730005673725centerSHARANYARAO 150924046 2420096000SHARANYARAO 150924046 -60960011430000

730005673725centerSHARANYARAO
150924046
2420096000SHARANYARAO
150924046

-60960011430000
..

ABSTRACT
Hypoxia, caused by insufficient oxygen supply in solid tumors, leads to drug resistance and reduced efficiency of chemotherapy. A cancer cell membrane veiled nanocarrier consisting of a polymeric core encasing Haemoglobin (Hb) and Doxorubicin (DOX) was developed to improve the effectiveness of chemotherapy. These designed nanoparticles (DHCNPs) exhibit the oxygen-carrying capacity of Hb while simultaneously retaining on their surface, the cancer cell adhesion molecules, for homologous targeting to provide O2-interfered chemotherapy. The results show that DHCNPs not only achieve higher tumor specificity and lower toxicity by homologous targeting but also significantly reduce the exocytosis of DOX by suppressing the expressions of hypoxia-inducible factor-1 ?, multidrug resistance gene 1, and P-glycoprotein, consequently resulting in safe and highly-efficient chemotherapy. Recent research provides a new paradigm for targeted oxygen interference therapy by conquering hypoxia-involved therapeutic resistance and achieves effective treatment of solid tumors.

INTRODUCTION
The FDA has approved as many as 97 molecules as novel, anti-cancer agents between 2010 and 2017. This shows the substantial efforts made by various pharmaceutical and biotechnological companies on oncology research to meet the immediate need for newer, more effective treatments.
Further, an improved understanding of the complex networks of molecular mechanisms involved in cancer biology has led to a shift from traditional, broad-spectrum anti-cancer agents to molecular and target specific therapies.
Extensive research is being carried out to develop biomimetic-based technologies to replace, assist or augment the conventional treatments. The availability of combinatorial chemistry and high-throughput screening has powered the challenge to identify novel compounds that mimic nature’s chemistry and to predict their macromolecular targets. Studies on deceiving and redirecting disseminated cancer cells by exploiting the cancer-associated fibroblasts to create a biomimetic trap, has shown to delay peritoneal metastasis formation. Researchers have also developed heterocellular 3D scaffolds mimicking the architecture of peritoneal metastases to recapitulate the tumor microenvironment (TME) that can be used as a preclinical model to enhance therapeutic progress.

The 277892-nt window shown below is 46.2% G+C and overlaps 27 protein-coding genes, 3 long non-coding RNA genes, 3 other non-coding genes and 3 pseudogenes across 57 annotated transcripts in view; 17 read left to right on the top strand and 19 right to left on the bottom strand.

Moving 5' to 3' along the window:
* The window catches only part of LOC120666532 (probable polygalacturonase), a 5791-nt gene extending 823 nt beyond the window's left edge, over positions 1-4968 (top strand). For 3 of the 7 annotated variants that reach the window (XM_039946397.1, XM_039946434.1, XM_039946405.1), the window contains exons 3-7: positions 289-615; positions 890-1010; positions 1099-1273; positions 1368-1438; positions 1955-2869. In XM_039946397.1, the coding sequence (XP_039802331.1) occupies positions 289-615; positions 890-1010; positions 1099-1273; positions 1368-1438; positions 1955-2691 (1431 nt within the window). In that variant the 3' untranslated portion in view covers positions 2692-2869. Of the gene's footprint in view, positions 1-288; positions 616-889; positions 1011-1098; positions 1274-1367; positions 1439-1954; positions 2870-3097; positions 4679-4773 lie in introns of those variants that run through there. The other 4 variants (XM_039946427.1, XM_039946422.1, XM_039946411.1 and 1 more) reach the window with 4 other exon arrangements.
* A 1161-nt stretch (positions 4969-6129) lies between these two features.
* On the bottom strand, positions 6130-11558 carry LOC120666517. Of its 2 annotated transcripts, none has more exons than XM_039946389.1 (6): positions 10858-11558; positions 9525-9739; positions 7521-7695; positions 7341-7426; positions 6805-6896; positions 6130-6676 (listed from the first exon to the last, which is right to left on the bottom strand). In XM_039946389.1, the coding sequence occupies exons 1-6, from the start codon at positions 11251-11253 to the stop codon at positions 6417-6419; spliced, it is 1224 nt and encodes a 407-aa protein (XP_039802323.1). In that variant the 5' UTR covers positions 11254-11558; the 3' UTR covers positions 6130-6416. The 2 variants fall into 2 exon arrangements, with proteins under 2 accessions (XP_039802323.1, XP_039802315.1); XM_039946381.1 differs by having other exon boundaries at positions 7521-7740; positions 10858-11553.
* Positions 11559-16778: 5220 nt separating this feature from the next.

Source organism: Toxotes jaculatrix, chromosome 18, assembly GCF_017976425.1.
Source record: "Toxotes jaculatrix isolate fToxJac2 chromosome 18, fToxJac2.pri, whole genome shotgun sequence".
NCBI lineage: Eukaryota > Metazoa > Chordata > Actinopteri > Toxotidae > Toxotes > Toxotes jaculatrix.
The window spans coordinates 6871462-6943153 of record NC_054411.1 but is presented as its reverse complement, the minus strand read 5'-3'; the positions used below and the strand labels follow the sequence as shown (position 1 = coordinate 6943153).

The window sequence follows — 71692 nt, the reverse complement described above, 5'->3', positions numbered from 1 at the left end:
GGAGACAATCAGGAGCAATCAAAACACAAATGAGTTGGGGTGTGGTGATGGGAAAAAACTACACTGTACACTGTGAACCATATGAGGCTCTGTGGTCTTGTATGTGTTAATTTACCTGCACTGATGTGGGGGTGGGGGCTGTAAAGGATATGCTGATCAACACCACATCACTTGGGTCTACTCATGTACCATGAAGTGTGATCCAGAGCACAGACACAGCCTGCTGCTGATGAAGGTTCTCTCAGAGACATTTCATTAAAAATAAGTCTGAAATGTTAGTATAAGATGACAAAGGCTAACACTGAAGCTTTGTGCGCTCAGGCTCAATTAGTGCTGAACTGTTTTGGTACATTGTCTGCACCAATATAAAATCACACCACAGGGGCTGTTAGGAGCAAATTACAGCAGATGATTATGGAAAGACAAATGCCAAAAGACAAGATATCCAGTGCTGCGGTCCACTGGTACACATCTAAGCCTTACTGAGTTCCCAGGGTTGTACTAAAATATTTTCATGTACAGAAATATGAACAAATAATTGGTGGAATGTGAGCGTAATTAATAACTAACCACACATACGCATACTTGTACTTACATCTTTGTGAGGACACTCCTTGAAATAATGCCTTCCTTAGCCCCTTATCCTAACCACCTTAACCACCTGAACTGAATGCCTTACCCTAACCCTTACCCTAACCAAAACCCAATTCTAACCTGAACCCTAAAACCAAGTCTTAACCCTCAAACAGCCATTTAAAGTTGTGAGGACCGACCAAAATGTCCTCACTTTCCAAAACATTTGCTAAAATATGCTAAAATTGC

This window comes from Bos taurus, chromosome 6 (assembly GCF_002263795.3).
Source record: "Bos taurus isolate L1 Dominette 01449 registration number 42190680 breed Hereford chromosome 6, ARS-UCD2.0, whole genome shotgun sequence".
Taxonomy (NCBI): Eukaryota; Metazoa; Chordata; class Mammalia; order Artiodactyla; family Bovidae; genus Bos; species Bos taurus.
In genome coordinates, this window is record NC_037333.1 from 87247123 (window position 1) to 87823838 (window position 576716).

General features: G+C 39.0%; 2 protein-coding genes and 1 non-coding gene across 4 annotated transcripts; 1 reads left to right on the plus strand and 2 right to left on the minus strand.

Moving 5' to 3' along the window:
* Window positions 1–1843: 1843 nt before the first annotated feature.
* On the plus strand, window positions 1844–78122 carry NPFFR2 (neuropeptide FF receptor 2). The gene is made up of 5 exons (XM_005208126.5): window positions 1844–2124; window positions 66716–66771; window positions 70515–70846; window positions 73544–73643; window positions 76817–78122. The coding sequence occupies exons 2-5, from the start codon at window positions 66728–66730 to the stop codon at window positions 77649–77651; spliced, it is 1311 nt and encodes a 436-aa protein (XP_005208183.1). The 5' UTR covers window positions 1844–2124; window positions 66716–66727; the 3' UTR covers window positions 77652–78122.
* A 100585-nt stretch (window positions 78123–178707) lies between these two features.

Tumour environment biomimetics has strongly improve our understanding of the communication between CAFs, cancer cells and other host cells. Several experimental drugs targeting CAFs are in clinical trials for multiple tumour entities. The continuous interaction between tissue engineers, biomaterial experts and cancer researchers creates the possibility to biomimic the tumour-environment and provides new opportunities in cancer diagnostics and management.

Tumor hypoxia, a characteristic of the TME, is a consequence of a disrupted balance between the supply and consumption of O2 due to tumor growth and vascular abnormalities. Tumor hypoxia has been proven to cause resistance to current anticancer therapeutics including chemotherapy, photodynamic therapy, and radiotherapy. To adapt to a hypoxic environment, cancer cells participate in the transcriptional activity of hypoxia-inducible factor-1 ? (HIF-1 ?), involved in angiogenesis, invasion, and metastasis of cancer cells. The HIF-1 ? also enhances the expression of P-glycoprotein (P-gp), a membrane efflux pump that recognizes different chemotherapeutic agents and transports them out of the cells, causing chemoresistance. Hence, modulation of tumor hypoxia is requisite for elevating the efficacy of cancer chemotherapy. Recent reports show that O2 carrying/generating materials, like Hb, perfluorohexane, and manganese dioxide, have the potential to improve intratumoral O2 supplementation and enhance the efficiency of cancer therapies. However, tumor-specific delivery is essential to prevent side-effects from oxygen toxicity. Therefore, development of target-specific O2 nanocarriers are necessary to achieve enhanced chemotherapy outcomes by breaching tumor hypoxia. For instance, hyperbaric oxygen therapy, which promotes oxygen transport from blood circulation to hypoxic tumor tissue by raising the oxygen (O2) pressure in plasma, may strengthen the chemotherapy. Among those materials, Hb is a natural protein in red blood cells that delivers oxygen to tissues. As a biosafe oxygen carrier, our recent work had adopted Hb into nanosystems for oxygenenhanced photodynamic therapy. For specific cancerous cell targeting, nanoparticles have been commonly modified with targeting ligands (e.g., peptides, antibodies, and nucleic acids).8 Currently, the biomimetic cell membrane-based drug delivery systems have attracted more attention for the development of intelligent materials such as cancer cell membrane-coated nanoparticles, blood cell membrane-derived nanoparticles, and platelet membrane-modified nanoparticles.9 By replicating the surface antigenic diversity from the cancer cells to engineered nanovehicle, cancer cell membrane-biomimetic nanoparticles were endowed with the ability of targeting to homologous tumor cells.10 This approach could result in a promising targeted nanodelivery system for cancer therapies. Herein, we developed a cancer cell membrane-biomimetic oxygen nanocarrier to overcome hypoxia-induced chemoresistance. As illustrated in Figure 1A, Hb and doxorubicin (DOX) were encapsulated in poly (lactic-co-glycolic acid) (PLGA) to form a core, in which the cancer cell membrane and PEGylated phospholipid (1,2-distearoyl-sn-glycero-3-phosphoethanolamine-N-maleimide (polyethylene glycol 2000), DSPE-PEG)
TUMOR MICROENVIRONMENT (TME)
Tumorigenesis consists of 3 stages: initiation, progression, and metastasis. Tumors are surrounded by ECM and stromal cells and the TME is closely associated with tumorigenesis. Universally, ten major characteristics of cancer have been recognized and while researchers have a fair understanding about most of them, the characteristics concerning cancer formation remain a mystery. Fibroblasts and myofibroblasts, neuroendocrine cells, adipose cells, immune and inflammatory cells, the blood and lymphatic vascular networks, and ECM form the vital components of the TME that has been shown to dictate aberrant tissue function and play a vital role in the subsequent evolution of more stubborn and advanced malignancies. Oncologists have also found that when this microenvironment is in a healthy state, it helps protect against tumorigenesis and invasion but turns into an accomplice when in an unhealthy state. The function of cell players, their main markers and the primary functions in the TME have been summarized in the table 1.